Written by Nicole Busboom, EFNEP Extension Assistant
This February, my family traveled to Thailand and experienced Asian cuisine. This was such a rewarding cultural learning experience for me. I definitely didn’t know what to expect regarding the food culture. We soon realized that a lot of the food was fresh, locally grown and was very flavorful with chilies and spices. I thought the food was delicious and even brought back dried red chili peppers that I bought from a local Thai farmer.
Many Thai dishes such as Tom Yum Goong, Pad Thai, Som Tam (spicy salad), Thai fried rice, Sriracha, red, green and yellow curries include chili peppers. These are just a few of the dishes I tried during my travel. As I reflected on the Asian cuisine, I wanted to know more about the chili pepper. Why are they used in cooking? What makes them considered hot?
Chili peppers are actually good for you. They contain three times as much vitamin C as oranges, and they are also loaded with vitamins A and E, as well as folic acid and potassium. The “hot” in hot peppers is due to capsaicin: a colorless, odorless oil-like compound is found in the fruit of a plant that is a close relative of the tomato. Capsaicin is primarily found in the membrane that holds the seeds. Capsaicin is also found in smaller amounts in other spices, such as oregano, cinnamon, and cilantro.
The hotness of a pepper depends on the capsaicin content. When you eat a hot pepper, it definitely feels like your mouth is on fire, but if you were to stick a thermometer in your mouth, it would not register an increase in temperature. Believe it or not, even the hottest peppers do not really get hot. They trigger pain receptors in your tongue, mouth and back of your throat that send a signal to the brain, which is interpreted as heat. Since capsaicin is an irritant, this feeling of heat is the body’s way of compelling you to take some food or drink in an effort to remove the irritant.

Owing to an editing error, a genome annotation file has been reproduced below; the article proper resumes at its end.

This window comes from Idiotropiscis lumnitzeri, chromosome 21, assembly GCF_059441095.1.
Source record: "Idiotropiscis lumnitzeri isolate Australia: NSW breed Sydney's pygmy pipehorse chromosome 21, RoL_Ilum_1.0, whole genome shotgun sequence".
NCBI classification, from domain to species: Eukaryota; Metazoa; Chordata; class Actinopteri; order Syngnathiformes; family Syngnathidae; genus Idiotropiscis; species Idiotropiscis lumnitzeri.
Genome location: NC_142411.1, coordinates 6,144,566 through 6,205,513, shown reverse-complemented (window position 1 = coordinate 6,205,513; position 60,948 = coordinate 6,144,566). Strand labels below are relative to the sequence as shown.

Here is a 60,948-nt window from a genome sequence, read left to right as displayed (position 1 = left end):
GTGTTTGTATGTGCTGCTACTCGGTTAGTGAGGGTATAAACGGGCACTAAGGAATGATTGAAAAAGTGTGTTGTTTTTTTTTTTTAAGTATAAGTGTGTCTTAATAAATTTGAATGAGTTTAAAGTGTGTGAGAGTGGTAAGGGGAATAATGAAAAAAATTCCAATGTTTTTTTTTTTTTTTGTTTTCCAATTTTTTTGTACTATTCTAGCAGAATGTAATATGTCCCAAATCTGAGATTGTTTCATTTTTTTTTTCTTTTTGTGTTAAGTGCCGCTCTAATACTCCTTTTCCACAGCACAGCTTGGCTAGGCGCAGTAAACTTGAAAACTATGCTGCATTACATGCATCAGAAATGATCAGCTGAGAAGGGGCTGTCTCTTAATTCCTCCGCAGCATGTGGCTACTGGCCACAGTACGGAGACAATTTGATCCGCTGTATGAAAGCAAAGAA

Did you know that you can build up a tolerance to eating hot foods? The general consensus is that the pain receptors in the tongue and the mouth become desensitized over time if you have eaten a lot of hot food, allowing you to eat increasingly hotter foods.
A popular tourist attraction in Thailand is taking a Thai cooking class. My family attended a class at the ‘Kitchen Restaurant and Thai Cooking Class’ at Kata Beach in Phuket. Here we are making Tom Yum Goong, a delicious soup that has a lot of flavor, including local grown chili peppers and is a featured main dish in many restaurants throughout Asia.
Hot and Sour Thai Soup: Tom Yum Soup
Lemongrass and lime leaves are for flavor, and should be avoided when eating this soup.
- 2 quarts chicken broth
- 2 stalks fresh lemongrass, sliced on a bias in 2-inch pieces
- 4 Kaffir lime leaves OR 2 Tbsp. fresh lime zest
- 1-inch piece fresh ginger, sliced
- 2 red chilies, sliced (I added extra because the dried chilies I had were small)
- 2 Tbsp. fish sauce
- 1 1/2 tsp. sugar
- 1 (8-ounce) can straw mushrooms, rinsed and halved
- 1 lb. large shrimp, peeled with tails on
- 2 limes, juiced
- 2 green onions, sliced
- 1 handful fresh cilantro, chopped
- In a large saucepan, bring the stock to a boil. Add the lemongrass, Kaffir lime leaves (OR lime zest), ginger, and chilies. Lower the heat to medium-low, cover and simmer 15 minutes.
- Uncover and add the fish sauce, sugar, and mushrooms. Simmer for 5 minutes. Toss in the shrimp and cook for about 8 minutes until they turn pink.
- Remove from the heat and add the lime juice, green onions, and cilantro. Taste for salt and spices; you should have an equal balance of spice, salty, and sour.
This post was reviewed by Morgan Hartline MS, RD, LMNT. Photos by Nicole Busboom.